The Hot Chips 34 conference that is normally held at Stanford University is in full swing this week, and thanks to the coronavirus pandemic is being held entirely online. Which means we have to buy our own ice cream and make our own lunches as we ponder the presentations offered up by chip vendors and academia, showing off the innovations them are bringing to bear.
The Computer Express Link, or CXL, protocol for cache and memory coherence is a big area of research and development these days, and Hot Chips hosted a tutorial on what it is, how it is evolving, and what impact it will be having on system architecture. We are well aware that alternatives such as Gen-Z (Hewlett Packard Enterprise and Dell), CCIX (Xilinx, AMD, and the Arm collective), OpenCAPI (IBM), Infinity Fabric (AMD), and NVLink (Nvidia) all have their benefits, and are each in their own ways better than the initial CXL that Intel proposed as a means of providing asymmetrical cache coherence for accelerators over the PCI-Express bus and over PCI-Express switch fabrics.
We were a little disappointed that Meta Platforms, the parent company of Facebook, didn’t say more about its plans for CXL in the tutorial. Meta went over some of work it has done with its Transparent Page Placement (TPP) that it is upstreaming into the Linux kernel, which we already covered back in June. TPP pages data into and out of both DRAM main memory attached to CPUs and CXL main memory attached through PCI-Express as it gets hotter and colder – all without having to rewrite application code. It is important, and will help hide some of the latencies that will always exist as memory, no matter how it is built, moves further from a compute engine.
We think that TPP will be an important aspect of a future memory hypervisor, which we have long thought needs to be developed independent of the server virtualization hypervisor or a container platform. We need a software memory controller to not only partition and share memory, but to glom it together across multiple (and sometimes incompatible) compute engines in a coherent fashion when appropriate and to also control the movement of data across different sockets, NUMA regions inside and outside of server node, and other higher level memory pools with differing feeds, speeds, costs, and latencies to those compute engines.
When Intel pulled the plug on Optane memory a few weeks ago, several months after former memory partner Micron Technology did so, we quipped that wherever we saw persistent memory like Optane 3D XPoint memory in system memory hierarchy, it would simply be replaced with shared CXL memory. Instead of having a cheaper and fatter kind of persistent DRAM based on 3D XPoint ReRAM to drive the price/performance of the overall system and cluster memory down and the performance up, we would have to start pooling DRAM and sharing it to drive up its utilization and thereby make better use of the expensive resources we were already paying for. 3D XPoint was more expensive than planned and slower than planned, and had the added disadvantage that Intel kept it only for its own Xeon SP processors, which have been constantly late and therefore have been stalling the Optane roadmap, too.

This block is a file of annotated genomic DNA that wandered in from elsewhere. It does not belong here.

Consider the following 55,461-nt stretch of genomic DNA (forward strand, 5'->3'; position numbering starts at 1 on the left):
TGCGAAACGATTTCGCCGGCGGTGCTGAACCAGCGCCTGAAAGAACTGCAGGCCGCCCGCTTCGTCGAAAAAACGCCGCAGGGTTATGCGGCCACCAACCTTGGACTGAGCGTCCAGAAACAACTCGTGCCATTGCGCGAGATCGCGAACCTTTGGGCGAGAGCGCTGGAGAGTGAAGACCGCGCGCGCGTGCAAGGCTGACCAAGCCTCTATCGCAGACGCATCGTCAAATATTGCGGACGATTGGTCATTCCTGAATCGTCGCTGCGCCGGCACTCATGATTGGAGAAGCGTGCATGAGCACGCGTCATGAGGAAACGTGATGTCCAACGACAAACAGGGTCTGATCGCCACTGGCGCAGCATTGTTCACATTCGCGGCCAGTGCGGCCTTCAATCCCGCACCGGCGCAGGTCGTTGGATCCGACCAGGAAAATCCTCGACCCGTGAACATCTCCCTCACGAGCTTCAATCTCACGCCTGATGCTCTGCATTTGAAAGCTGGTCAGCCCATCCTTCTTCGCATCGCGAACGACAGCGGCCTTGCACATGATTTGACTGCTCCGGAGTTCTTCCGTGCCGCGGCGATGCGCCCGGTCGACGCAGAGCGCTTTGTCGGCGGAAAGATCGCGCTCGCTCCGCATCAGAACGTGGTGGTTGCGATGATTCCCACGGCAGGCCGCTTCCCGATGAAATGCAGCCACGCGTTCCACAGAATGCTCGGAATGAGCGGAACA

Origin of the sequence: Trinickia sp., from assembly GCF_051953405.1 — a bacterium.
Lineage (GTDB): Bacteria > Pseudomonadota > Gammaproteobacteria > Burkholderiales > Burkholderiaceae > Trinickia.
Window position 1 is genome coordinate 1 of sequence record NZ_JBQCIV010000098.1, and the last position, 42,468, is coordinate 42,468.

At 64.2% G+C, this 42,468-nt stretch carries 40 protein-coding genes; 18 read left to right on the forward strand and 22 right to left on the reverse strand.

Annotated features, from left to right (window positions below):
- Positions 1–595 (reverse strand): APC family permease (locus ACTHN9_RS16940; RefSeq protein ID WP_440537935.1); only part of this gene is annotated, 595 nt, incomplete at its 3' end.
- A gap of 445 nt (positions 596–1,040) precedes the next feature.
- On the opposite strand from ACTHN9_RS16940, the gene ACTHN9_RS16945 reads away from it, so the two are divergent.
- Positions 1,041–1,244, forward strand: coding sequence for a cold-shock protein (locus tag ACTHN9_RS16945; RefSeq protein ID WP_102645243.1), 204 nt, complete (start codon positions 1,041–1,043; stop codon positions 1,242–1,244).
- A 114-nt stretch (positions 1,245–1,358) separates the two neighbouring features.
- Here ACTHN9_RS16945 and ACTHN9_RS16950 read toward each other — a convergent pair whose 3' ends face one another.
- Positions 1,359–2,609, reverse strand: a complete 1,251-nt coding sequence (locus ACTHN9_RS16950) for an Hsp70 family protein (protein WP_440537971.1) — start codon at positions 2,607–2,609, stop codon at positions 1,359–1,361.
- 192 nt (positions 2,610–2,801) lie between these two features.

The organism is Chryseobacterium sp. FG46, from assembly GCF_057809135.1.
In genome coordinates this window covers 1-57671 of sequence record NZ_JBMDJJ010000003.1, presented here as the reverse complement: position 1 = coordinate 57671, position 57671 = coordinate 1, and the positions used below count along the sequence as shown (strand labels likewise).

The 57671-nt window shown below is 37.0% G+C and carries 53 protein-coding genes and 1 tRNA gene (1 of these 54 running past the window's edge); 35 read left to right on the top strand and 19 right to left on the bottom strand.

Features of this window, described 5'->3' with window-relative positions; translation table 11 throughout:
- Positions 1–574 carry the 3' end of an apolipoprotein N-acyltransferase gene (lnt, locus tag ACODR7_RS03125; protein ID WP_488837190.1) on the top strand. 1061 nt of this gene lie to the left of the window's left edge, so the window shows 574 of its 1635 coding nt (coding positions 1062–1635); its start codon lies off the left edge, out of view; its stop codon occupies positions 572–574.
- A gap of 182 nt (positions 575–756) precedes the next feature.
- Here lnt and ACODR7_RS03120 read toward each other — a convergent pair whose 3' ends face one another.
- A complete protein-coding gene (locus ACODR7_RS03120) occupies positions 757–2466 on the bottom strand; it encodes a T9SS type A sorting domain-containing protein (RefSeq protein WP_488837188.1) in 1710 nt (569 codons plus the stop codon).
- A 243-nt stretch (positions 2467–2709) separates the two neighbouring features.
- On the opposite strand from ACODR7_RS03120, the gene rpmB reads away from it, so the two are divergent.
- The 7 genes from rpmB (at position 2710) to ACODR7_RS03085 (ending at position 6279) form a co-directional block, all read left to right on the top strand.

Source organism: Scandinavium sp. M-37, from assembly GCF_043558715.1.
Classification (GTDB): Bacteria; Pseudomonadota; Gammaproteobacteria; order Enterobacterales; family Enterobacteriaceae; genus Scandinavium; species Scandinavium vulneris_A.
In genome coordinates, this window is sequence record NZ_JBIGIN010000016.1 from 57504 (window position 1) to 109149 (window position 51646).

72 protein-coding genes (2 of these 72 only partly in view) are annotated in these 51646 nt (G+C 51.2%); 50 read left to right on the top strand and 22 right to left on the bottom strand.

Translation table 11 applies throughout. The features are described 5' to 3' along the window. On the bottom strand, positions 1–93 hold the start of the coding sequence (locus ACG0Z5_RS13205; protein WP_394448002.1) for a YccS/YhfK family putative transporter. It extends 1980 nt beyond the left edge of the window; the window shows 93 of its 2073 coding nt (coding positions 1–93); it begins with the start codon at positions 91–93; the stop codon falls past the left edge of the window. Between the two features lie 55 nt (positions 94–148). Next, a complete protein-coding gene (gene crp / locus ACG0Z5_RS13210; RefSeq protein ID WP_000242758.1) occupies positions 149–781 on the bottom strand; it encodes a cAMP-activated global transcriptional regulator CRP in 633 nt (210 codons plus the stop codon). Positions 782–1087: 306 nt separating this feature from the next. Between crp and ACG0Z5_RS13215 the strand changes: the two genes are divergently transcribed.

All’s well that ends better. The memory hierarchy is going to be smashed open, with new layers of pooled and switched memory. What Prakash Chauhan, a hardware engineer who worked at converged infrastructure pioneer Egenera back in the 2000s and has been a server architect at Google and Meta Platforms since then, called “Tiers of Happiness.” This chart was taken from the TPP paper, and it is interesting that the latencies were scrubbed from the left side of the diagram:
Probably because the simulations and tests that Meta Platforms ran are not representative of where CXL memory will be with future generations of the PCI-Express transport, and maybe not even with PCI-Express 5.0 and CXL 2.0.
Adding CXL memory to the storage hierarchy is not as simple as getting a shoehorn and a soldering iron and that’s that. But in two charts, Chauhan showed what the real problem that system architects are facing, and to a certain extent what Intel and Micron were hopeful they could partially solve with Optane memory when they revealed the 3D XPoint effort way back in the summer of 2015. And by the way, as our compatriot at The Register, Liam Proven, correctly pointed out in an obituary for Optane, we still need persistent main memory in systems and we still don’t have it.